Regulation of Organic Metabolism and Energy Balance
Summary of Hormonal Controls
To a great extent, insulin may be viewed as the “hormone of
plenty.” Its secretion and plasma concentration are increased
during the absorptive period and decreased during postab-
sorption. These changes are adequate to cause most of the
metabolic changes associated with these periods. In addition,
opposed in various ways to insulin’s effects are the actions
of the major glucose-counterregulatory controls—glucagon,
epinephrine and the sympathetic nerves to the liver and adi-
pose tissue, cortisol, and growth hormone (
Table 16–4
Glucagon and the sympathetic nervous system defi nitely play
roles in preventing hypoglycemia. The rates of secretion of
cortisol and growth hormone are not usually coupled to
the absorptive-postabsorptive pattern. Nevertheless, their
presence in the blood at basal concentrations is necessary
for normal adjustment of lipid and carbohydrate metabo-
lism to the postabsorptive period, and excessive amounts of
either hormone cause abnormally elevated plasma glucose
Energy Homeostasis
in Exercise and Stress
During exercise, large quantities of fuels must be mobilized
to provide the energy required for muscle contraction. These
include plasma glucose and fatty acids as well as the muscle’s
own glycogen.
The plasma glucose used during exercise is supplied by
the liver, both by breakdown of its glycogen stores and by
gluconeogenesis. Glycerol is made available to the liver by a
marked increase in adipose tissue lipolysis, with a resultant
release of glycerol and fatty acids into the blood, the fatty
acids serving as a fuel source for the exercising muscle.
What happens to plasma glucose concentration during
exercise? It changes very little in short-term, mild-to-moderate
exercise and may even increase slightly with strenuous, short-
term activity. However, during prolonged exercise (
)—more than about 90 min—plasma glucose concentra-
tion does decrease, but usually by less than 25 percent. Clearly,
glucose output by the liver increases approximately in propor-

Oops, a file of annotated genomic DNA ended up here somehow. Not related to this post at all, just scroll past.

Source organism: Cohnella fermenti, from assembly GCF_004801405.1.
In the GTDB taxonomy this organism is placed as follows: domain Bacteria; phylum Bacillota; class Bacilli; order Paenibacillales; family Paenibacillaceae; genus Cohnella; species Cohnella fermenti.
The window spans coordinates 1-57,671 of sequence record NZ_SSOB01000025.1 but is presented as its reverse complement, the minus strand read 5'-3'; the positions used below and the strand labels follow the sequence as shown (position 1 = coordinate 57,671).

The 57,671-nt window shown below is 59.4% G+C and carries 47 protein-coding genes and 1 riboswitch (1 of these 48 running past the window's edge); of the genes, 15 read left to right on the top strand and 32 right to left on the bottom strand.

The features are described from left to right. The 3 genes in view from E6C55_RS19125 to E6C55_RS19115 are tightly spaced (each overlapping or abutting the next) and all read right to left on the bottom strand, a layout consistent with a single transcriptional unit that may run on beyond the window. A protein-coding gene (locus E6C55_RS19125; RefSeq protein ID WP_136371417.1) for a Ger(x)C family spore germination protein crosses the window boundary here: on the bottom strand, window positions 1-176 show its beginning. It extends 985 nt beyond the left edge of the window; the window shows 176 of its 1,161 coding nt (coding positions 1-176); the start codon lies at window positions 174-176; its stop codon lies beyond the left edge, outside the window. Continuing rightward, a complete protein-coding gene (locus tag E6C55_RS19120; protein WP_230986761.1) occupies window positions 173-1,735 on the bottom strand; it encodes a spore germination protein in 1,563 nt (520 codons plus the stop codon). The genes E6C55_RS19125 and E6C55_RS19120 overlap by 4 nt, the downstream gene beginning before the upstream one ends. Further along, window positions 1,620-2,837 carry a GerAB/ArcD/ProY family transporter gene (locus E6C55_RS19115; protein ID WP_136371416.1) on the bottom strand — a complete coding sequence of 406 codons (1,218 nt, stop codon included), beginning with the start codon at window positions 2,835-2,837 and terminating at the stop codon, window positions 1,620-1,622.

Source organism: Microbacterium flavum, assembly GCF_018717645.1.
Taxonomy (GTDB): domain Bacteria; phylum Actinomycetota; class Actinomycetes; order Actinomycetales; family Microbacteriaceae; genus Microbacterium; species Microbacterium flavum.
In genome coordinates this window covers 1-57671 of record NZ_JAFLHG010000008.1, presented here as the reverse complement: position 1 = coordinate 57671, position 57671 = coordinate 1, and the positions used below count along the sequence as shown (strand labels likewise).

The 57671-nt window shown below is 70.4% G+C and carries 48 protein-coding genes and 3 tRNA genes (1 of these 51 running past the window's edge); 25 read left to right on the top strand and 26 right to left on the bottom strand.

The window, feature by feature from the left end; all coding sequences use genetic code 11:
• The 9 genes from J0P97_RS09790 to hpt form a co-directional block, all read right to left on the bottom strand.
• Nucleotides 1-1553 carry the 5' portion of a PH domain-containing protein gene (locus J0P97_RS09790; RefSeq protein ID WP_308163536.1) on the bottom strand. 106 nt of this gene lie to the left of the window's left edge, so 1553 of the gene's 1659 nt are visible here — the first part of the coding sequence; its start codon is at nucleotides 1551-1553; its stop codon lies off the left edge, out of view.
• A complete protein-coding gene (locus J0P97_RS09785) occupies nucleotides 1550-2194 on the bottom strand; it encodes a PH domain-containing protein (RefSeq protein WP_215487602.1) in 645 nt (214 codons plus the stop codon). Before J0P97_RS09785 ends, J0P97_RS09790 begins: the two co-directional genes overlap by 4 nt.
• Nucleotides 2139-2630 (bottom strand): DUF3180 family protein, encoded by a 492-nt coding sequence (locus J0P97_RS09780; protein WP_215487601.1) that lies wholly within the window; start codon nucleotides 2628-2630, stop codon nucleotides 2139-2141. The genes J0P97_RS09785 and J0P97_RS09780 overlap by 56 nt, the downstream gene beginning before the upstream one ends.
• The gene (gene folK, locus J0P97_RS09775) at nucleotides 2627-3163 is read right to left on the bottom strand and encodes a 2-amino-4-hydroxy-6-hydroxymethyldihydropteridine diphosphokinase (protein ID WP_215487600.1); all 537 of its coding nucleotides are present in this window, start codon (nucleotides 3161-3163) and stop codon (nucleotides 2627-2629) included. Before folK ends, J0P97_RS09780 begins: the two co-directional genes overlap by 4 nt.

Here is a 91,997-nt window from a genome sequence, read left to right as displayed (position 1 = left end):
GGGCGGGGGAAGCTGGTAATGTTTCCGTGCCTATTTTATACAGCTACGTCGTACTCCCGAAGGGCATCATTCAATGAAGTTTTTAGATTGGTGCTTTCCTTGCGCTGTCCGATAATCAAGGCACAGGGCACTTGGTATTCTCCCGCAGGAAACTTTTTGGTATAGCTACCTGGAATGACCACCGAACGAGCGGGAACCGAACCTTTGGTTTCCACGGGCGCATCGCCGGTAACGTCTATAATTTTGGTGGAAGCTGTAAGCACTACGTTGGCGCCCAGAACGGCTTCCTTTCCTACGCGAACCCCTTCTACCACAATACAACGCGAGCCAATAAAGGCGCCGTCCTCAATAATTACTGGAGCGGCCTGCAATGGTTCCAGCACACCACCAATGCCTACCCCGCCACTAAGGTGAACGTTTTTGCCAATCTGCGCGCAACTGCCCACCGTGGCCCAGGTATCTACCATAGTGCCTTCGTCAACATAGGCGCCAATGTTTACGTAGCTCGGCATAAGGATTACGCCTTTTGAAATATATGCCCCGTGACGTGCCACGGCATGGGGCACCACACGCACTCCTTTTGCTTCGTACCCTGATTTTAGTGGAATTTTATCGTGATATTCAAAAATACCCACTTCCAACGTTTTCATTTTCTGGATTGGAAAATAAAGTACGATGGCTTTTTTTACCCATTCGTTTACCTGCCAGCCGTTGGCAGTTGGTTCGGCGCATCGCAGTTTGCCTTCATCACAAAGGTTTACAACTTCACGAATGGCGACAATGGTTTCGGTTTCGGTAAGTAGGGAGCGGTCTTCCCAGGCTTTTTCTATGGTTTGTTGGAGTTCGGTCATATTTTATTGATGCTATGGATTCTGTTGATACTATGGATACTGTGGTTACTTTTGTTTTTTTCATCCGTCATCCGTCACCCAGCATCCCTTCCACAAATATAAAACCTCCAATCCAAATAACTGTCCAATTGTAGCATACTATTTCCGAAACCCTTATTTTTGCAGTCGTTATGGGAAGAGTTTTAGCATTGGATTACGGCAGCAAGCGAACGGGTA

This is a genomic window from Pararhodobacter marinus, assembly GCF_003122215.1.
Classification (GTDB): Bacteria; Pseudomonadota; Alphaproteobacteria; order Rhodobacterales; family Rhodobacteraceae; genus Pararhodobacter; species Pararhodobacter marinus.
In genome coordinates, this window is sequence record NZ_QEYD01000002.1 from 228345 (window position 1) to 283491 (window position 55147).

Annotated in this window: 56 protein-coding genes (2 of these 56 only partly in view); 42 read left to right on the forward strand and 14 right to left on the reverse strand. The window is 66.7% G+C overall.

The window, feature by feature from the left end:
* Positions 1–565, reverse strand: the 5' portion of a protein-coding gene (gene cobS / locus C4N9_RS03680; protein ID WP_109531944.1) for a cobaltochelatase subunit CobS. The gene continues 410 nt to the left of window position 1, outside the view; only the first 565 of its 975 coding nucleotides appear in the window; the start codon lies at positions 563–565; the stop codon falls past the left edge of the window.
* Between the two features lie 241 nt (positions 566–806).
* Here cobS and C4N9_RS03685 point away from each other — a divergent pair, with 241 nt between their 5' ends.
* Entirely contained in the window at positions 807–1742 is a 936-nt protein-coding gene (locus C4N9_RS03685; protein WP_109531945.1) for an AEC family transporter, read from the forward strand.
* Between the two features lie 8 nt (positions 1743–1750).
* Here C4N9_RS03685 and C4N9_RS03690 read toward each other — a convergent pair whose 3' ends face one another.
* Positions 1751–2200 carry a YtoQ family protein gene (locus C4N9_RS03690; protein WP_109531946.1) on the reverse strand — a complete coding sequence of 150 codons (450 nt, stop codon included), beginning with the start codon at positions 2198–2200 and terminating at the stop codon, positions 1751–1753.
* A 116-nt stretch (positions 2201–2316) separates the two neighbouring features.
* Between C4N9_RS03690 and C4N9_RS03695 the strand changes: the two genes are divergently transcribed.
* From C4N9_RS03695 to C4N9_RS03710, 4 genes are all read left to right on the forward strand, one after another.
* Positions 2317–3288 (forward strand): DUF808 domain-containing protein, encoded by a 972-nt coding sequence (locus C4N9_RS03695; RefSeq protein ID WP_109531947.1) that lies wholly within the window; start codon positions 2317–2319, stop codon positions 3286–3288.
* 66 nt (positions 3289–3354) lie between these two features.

tion to increased glucose utilization during exercise, at least
until the later stages of prolonged exercise when it begins to lag
The metabolic profi le seen in an exercising person—
increases in hepatic glucose production, triglyceride break-
down, and fatty acid utilization—is similar to that seen in a
fasting person, and the endocrine controls are also the same.
Exercise is characterized by a decrease in insulin secretion and
an increase in glucagon secretion (see Figure 16–11), and the
changes in the plasma concentrations of these two hormones
are the major controls during exercise. In addition, activity of
the sympathetic nervous system increases (including secretion
of epinephrine), and cortisol and growth hormone secretion
both increase as well.
What triggers increased glucagon secretion and decreased
insulin secretion during exercise? One signal, at least during
exercise, is the modest decrease in plasma glucose that
occurs (see Figure 16–11). This is the same signal that controls
Table 16–3
Effects of Cortisol on Organic
Basal concentrations are permissive for stimulation of
gluconeogenesis and lipolysis in the postabsorptive state.
Increased plasma concentrations cause:
a. Increased protein catabolism
b. Increased gluconeogenesis
c. Decreased glucose uptake by muscle cells and adipose
tissue cells
d. Increased triglyceride breakdown
Net result:
Increased plasma concentrations of amino acids,
glucose, and free fatty acids
Table 16–4
Summary of Glucose-Counterregulatory Controls*
Growth Hormone
Inhibition of
glucose uptake by
muscle cells and
adipose tissue cells
indicates that the hormone stimulates the process; no
indicates that the hormone has no major physiological effect on the process. Epinephrine stimulates glycogenolysis in both liver and skeletal
muscle, whereas glucagon does so only in liver.
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